Personalization is the name of the game, and when scale means you can’t do it authentically, the next best thing is to automate it.
Remember the good old days when you would walk into your local grocery or convenience store and the person behind the counter would know who you were and give you personal service. It seems hard to believe given the overwhelming move to impersonal big box retailing, but only a generation ago, commerce was more evenly distributed and hence more personal. In the move to mass, homogeneous retailers delivering cookie-cutter solutions of ultimate consistency, we have certainly reduced the price for the stuff we buy, but we’ve lost something very precious in the process.
Alas, there isn’t going to be a turnaround anytime soon. While it is true that there is very much a resurgence of artisan goods with the rise of farmers and craft markets, this is, alas, an expensive option that is generally only available to those with disposable income. For everyone else, Costco, Walmart and Amazon are the name of the game.
But in this move to mass retailing, we have lost the distinct ability to personalize service. Where a hole exists, technology is always keen to move in and plug the gap, and so it is today with Bluecore, a specialized vendor offering email services for the biggest retail brands. Bluecore has over 100 customers, all with high-profile names, Staples, being a good example. The Bluecore promise is to deliver “personalized” (for no one believes that they are, in any way, truly personal) quickly, easily, precisely and, above all, cheaply.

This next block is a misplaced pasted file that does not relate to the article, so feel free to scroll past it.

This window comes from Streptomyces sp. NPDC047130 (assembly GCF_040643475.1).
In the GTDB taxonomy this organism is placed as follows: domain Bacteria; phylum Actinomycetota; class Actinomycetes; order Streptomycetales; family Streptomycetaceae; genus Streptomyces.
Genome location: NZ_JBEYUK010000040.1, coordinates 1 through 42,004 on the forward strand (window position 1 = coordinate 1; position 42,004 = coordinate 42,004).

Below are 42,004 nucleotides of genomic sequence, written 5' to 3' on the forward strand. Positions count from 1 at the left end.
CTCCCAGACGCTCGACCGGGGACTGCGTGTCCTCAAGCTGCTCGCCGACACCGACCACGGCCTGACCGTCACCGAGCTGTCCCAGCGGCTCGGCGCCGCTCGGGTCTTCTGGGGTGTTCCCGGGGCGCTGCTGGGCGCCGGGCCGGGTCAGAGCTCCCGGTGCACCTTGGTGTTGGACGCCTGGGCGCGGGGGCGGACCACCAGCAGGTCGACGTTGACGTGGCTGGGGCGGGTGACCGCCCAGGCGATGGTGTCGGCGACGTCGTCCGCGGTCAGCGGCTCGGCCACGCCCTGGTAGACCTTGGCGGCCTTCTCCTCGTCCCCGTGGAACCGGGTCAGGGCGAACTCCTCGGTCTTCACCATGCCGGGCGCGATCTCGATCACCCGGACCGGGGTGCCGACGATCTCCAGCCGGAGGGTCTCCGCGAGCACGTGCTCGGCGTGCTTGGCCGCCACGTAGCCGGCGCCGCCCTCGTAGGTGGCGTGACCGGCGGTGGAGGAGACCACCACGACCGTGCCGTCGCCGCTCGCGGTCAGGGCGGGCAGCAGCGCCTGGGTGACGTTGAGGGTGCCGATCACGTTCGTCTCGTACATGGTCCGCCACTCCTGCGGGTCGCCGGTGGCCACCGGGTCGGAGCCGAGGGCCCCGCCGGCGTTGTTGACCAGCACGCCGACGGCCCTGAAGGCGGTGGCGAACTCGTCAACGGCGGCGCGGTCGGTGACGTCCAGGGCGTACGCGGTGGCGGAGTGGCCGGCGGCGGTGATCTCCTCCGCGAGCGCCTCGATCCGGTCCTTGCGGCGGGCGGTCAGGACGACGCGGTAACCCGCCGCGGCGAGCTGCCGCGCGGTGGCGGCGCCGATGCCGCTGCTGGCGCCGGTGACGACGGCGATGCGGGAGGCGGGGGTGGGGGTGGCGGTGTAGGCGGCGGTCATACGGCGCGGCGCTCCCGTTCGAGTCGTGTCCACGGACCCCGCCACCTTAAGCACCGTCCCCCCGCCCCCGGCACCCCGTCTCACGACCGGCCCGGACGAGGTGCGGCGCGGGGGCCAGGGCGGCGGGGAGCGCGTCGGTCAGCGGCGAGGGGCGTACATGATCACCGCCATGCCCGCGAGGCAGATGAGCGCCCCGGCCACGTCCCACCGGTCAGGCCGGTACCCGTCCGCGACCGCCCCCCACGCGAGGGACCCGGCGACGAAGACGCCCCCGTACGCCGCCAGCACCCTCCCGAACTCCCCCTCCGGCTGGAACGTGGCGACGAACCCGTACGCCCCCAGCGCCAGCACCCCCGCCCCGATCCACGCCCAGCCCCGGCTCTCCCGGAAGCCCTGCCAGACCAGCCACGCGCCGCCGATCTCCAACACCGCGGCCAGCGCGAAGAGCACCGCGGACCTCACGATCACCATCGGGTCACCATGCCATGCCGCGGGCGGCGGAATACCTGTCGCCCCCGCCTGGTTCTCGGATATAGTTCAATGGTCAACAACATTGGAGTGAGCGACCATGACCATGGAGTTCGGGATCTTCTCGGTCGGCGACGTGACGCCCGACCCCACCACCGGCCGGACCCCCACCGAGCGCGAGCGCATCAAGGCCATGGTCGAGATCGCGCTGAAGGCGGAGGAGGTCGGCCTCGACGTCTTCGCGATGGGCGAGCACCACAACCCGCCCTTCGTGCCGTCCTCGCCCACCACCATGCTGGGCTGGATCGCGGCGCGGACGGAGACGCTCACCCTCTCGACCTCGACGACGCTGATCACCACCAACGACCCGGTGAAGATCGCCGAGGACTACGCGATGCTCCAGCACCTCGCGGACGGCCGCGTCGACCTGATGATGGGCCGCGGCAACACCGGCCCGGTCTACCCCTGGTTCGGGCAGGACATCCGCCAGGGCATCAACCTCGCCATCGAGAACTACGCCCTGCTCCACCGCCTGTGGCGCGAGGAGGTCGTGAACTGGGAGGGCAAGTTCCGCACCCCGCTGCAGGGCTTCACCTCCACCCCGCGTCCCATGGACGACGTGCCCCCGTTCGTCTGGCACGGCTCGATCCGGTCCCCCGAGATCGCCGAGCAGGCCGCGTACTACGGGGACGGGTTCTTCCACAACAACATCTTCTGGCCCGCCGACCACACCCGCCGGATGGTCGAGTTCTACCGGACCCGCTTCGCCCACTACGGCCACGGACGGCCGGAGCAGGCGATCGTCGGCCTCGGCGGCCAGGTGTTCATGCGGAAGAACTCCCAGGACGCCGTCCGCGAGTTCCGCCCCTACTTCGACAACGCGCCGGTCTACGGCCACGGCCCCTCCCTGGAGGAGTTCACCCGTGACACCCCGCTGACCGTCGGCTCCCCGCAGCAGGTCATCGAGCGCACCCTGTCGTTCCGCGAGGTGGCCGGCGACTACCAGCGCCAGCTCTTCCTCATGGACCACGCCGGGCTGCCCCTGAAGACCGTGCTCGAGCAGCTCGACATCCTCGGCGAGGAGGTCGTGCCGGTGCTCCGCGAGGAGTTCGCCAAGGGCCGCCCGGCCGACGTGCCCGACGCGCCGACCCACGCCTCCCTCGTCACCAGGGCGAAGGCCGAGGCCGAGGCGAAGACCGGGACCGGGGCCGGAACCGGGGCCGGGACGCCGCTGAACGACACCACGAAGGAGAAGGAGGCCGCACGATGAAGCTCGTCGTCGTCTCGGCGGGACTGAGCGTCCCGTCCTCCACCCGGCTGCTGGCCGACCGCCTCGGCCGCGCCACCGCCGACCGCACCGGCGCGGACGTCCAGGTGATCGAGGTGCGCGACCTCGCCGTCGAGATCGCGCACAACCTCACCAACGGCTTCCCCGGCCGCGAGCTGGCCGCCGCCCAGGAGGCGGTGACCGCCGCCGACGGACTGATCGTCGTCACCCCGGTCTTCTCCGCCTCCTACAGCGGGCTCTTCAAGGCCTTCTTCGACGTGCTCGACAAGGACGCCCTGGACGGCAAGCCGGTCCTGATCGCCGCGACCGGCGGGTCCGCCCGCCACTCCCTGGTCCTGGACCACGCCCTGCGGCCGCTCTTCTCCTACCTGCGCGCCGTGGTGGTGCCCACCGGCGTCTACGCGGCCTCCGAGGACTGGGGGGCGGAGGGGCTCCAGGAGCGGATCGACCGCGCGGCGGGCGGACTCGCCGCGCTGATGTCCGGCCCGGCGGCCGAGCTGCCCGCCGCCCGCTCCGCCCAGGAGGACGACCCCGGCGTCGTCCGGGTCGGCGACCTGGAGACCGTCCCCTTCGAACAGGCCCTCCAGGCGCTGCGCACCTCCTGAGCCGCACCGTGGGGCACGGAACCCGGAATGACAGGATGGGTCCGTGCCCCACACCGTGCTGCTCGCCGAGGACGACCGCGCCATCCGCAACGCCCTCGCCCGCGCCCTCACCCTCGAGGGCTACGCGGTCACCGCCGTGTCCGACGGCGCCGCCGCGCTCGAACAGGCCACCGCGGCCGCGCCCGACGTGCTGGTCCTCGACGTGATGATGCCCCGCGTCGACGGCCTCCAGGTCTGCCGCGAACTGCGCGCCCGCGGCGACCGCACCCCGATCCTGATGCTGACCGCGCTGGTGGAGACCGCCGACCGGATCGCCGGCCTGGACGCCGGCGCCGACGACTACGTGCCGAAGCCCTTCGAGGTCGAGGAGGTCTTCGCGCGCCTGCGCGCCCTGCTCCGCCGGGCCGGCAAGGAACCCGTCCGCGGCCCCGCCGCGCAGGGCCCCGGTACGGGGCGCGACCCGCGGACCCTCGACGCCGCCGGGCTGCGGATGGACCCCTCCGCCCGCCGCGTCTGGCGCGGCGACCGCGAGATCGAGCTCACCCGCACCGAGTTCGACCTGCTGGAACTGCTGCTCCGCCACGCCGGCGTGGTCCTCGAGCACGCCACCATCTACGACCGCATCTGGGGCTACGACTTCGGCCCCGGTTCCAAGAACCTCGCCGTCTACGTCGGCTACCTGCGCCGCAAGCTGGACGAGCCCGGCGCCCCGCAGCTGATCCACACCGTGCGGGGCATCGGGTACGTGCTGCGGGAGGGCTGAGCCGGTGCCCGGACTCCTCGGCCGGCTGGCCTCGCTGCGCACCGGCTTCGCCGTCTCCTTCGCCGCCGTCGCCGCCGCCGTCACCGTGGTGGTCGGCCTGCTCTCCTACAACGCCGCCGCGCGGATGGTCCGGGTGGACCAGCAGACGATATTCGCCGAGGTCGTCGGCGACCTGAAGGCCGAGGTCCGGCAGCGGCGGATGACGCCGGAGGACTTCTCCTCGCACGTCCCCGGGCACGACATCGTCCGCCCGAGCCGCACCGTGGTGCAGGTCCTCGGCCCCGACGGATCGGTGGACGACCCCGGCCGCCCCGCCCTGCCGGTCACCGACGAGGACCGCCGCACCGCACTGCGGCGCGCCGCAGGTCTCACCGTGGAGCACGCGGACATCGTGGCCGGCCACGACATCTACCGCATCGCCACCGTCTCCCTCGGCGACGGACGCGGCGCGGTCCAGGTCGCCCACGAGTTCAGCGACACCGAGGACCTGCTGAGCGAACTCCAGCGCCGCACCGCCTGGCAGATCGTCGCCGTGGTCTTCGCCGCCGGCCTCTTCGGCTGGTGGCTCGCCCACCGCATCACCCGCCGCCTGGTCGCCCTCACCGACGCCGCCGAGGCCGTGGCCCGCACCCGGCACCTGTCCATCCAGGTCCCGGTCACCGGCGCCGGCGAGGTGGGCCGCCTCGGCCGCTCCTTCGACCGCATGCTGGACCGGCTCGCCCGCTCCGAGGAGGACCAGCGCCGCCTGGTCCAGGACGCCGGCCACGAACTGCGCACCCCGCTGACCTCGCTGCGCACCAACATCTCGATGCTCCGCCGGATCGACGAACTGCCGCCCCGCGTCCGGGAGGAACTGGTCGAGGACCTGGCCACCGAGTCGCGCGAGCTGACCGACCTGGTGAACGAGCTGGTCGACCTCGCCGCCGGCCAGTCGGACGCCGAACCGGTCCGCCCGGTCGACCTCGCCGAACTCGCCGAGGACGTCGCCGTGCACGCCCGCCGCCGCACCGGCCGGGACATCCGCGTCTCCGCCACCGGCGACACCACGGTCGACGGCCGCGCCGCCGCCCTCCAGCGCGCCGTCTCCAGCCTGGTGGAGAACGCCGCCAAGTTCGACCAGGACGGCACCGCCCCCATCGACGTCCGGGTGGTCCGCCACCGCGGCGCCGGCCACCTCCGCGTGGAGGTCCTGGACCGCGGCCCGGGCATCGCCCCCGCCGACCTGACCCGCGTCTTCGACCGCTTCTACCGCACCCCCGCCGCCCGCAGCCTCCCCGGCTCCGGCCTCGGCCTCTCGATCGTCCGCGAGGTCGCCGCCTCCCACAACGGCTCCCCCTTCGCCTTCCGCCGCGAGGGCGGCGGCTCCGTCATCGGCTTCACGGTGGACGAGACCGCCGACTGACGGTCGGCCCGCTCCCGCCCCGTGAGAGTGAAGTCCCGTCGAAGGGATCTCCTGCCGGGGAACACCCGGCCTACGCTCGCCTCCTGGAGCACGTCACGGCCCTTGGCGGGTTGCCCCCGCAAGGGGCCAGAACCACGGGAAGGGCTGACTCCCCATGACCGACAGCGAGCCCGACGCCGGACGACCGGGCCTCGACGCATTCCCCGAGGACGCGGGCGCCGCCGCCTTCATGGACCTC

The company is going a step further today and introducing a live segment functionality. The idea of this, as the name implies, is to segment large email lists based on behavioral data. Retailers with email lists from one to millions of customers can trigger personalization of campaign emails. Rather than manually segmenting an address list based on the needs of a particular campaign, marketers can incorporate an individual’s past browse and purchase behavior into the emails they send — all of those “since you bought this product last week, you might like to know about…” emails being the direct result.
On the one hand, that Bluecore needs to do this makes me really sad, since it is yet another nail in the coffin of truly personalized service based on a one-to-one relationship between the retailer and the customer. I actually like the fact that I can go into my local post office (which is also my local vegetable store and, often times, the best place to catch up on local events) knowing that the smiling face behind the counter (here’s looking at you William and Sarah Hughes-Games) will offer me a cheery hello and stop to chat about the weather, politics and the need to introduce beavers for flood protection in local rivers.
But that train, as the saying goes, has pretty much left the station. The fact is that the vast majority of commerce happens either via big box physical locations or online and, since that is the case, at least technologies like Bluecore will avoid my inbox receiving promotions for products and services far away from my areas of interest.